Medicaid beginning in 2024. Removing the cap will lead
to larger rebates for certain drugs with rising list
prices, including a sizable number of insulin products.
By artificially lowering the list prices for drugs, the
INSULIN Act will likely result in lower rebates for many
states’ Medicaid plans. CBO confirmed this in its
analysis, estimating that the bill would increase
Medicaid spending by $7.7 billion over a ten-year
period due to lower rebates. This situation would create
two economic distortions within the already flawed Reforming government. Empowering patients. 703.527.2734
Medicaid Drug Rebate Program, which sometimes
forces drug manufacturers to pay Medicaid to place
their drugs on formularies. Policymakers should work
to fully understand the impact that provisions in the
INSULIN Act would have on such plans and what effect
inserting yet another artificial distortion into federal
health programs would have on patients.
Further, the pricing scheme used in the bill deserves
closer scrutiny. Tying the price of insulin to any inflator
is problematic as it would create an arbitrary metric
divorced from consumer preferences and market
conditions. CPI-U, the inflator which the scheme
adopts, is an especially poor fit during explosive CPI-U
growth that has dwarfed increases in prescription drug
prices, particularly over the past year. In fact, tying
price increases to CPI-U would drastically inflate
consumer costs for many products, further straining
family finances.
As policymakers consider the INSULIN Act and other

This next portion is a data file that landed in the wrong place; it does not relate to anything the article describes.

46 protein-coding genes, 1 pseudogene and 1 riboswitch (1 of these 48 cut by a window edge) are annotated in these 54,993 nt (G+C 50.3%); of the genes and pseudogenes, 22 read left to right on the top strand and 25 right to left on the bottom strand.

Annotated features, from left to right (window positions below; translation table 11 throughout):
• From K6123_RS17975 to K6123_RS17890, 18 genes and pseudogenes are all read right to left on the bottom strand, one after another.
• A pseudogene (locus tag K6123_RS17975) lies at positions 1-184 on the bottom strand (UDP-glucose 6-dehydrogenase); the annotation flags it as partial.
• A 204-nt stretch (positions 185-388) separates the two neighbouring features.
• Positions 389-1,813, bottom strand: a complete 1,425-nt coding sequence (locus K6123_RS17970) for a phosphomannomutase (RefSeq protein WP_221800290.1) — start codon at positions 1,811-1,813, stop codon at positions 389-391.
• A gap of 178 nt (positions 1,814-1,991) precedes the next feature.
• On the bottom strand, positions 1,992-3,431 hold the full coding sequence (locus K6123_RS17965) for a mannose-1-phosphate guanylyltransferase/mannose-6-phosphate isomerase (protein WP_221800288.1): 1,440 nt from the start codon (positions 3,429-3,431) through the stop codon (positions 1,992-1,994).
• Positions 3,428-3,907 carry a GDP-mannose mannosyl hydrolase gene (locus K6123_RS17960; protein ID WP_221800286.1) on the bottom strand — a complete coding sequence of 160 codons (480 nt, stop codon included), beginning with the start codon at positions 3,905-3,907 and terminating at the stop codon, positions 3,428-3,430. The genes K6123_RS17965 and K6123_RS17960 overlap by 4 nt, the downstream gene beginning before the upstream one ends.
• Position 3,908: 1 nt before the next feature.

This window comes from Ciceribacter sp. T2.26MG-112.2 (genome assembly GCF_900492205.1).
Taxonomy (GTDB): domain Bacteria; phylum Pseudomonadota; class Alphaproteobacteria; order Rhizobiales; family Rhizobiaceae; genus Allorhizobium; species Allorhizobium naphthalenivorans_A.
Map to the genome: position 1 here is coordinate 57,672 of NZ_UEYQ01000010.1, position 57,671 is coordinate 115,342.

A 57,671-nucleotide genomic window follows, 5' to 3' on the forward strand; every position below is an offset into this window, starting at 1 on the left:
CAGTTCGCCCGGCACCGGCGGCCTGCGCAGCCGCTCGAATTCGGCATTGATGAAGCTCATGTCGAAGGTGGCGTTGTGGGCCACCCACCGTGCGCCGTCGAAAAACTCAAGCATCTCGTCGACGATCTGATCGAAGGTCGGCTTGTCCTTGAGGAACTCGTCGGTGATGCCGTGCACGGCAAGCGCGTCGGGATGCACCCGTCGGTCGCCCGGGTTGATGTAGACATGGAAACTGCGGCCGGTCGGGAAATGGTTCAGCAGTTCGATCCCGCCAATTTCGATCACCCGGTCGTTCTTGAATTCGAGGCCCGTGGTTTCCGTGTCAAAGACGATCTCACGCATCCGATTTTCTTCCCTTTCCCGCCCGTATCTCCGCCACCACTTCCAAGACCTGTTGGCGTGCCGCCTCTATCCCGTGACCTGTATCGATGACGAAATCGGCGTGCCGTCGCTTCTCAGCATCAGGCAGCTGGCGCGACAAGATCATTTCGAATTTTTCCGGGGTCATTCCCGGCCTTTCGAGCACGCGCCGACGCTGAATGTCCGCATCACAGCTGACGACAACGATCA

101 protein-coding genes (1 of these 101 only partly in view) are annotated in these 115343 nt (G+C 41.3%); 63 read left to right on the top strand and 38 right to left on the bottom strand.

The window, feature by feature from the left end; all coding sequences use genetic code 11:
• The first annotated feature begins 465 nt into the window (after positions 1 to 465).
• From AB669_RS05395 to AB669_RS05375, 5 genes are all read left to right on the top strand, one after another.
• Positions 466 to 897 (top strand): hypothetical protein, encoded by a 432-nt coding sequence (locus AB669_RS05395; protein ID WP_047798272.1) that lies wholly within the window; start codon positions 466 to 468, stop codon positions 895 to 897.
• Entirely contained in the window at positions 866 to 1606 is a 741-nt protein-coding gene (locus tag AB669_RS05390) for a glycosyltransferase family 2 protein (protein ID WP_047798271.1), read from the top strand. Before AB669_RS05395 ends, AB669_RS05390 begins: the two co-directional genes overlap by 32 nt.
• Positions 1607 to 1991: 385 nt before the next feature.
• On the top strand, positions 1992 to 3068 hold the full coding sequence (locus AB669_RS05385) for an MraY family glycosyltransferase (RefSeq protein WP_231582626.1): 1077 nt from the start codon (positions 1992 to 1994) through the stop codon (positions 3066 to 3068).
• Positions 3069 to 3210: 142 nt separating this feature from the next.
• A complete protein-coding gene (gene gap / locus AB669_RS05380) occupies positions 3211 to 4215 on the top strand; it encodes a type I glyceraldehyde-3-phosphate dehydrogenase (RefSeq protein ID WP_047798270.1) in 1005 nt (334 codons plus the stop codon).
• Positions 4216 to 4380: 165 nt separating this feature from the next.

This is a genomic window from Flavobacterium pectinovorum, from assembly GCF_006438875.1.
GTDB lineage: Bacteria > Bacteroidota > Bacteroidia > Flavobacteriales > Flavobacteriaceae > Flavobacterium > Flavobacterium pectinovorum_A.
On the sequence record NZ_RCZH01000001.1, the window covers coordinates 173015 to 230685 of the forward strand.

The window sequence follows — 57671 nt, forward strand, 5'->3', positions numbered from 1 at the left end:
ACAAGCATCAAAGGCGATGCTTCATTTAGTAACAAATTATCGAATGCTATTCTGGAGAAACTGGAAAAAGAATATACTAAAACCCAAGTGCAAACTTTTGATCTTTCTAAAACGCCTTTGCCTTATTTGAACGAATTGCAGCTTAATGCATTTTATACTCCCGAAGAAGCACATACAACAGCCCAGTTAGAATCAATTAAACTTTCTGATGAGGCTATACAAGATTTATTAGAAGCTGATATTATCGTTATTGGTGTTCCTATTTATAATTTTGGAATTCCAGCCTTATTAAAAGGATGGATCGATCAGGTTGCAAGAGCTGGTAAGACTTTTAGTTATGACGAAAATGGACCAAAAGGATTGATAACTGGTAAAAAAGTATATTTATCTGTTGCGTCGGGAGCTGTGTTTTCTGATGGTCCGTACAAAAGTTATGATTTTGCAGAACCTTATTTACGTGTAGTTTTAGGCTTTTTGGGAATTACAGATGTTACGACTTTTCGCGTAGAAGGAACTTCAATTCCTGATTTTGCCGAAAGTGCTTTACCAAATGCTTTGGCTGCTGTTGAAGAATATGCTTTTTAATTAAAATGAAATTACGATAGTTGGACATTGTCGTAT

drug pricing proposals, they must fully understand the
effects such proposals would have on patients who rely
on the drugs. In this case, innovators are on the verge
of bringing several biosimilars into the market.
“Prevalence of Both Diagnosed and Undiagnosed Diabetes.” Centers
for Disease Control and Prevention, 2021.
Cubanski, Juliette, and Anthony Damico. "Insulin Out-Of-Pocket
Costs in Medicare Part D.” Kaiser Family Foundation, 2022.
“The Use of Medicines in the U.S. 2022.” The IQVIA Institute, 2022.
“Diabetes Costs and Affordability in the United States.” The IQVIA
Institute, 2020.
Hayes, Tara O’Neill. “Insulin Prices: An Update.American Action
Forum, 2022.
Glied, Sherry A. and Benjamin Zhu. “Not So Sweet: Insulin
Affordability over Time.” The Commonwealth Fund, 2020.
Proposals must enhance such competition, not stymie
it as this bill would do. Government-erected barriers to
competition and innovation would reduce access to
care and increase costs. Moreover, this proposal harms
patients with higher prices and premiums and harms
taxpayers with higher costs of federal programs.
The INSULIN Act cannot be viewed in a vacuum. That is
as true for its policies, which affect the entire economy,
as it is for its timing, given the current push to enact
sweeping drug pricing legislation through reconciliation.
The price controls used in the INSULIN Act are a
precursor to the wider controls featured in the
reconciliation bill. Both proposals would fail to do what
naturally brings down prices: enhancing competition.
Both proposals would also inhibit the flow of capital
needed to bolster the ecosystem that produces the
remarkable innovation American patients have enjoyed
for decades.
About the Author
Drew Keyes is the Senior Policy Analyst at the Paragon
Health Institute. Prior to working at Paragon, Drew
served as a Congressional staffer for a decade, most
recently for the House Republican Study Committee.
“Estimated Budgetary Effects of the Improving Needed
Safeguards for Users of Lifesaving Insulin Now Act, as Posted on
the Website of Senator Jeane Shaheen on July 11, 2022.
Congressional Budget Office, 2022.
Biehn, Brian and Connor Nell. “U.S. Biosimilar Report.”
AmerisourceBergen, 2022.
Chen, Ying, Alex Monnard, and Jorge Santos da Silva. “An inflection
point for biosimilars.” McKinsey & Company, 2021.
Dolan, Rachel, Rachel Garfield, and Elizabeth Williams. “Costs and
Savings under Federal Policy Approaches to Address Medicaid
Prescription Drug Spending.” Kaiser Family Foundation, 2021.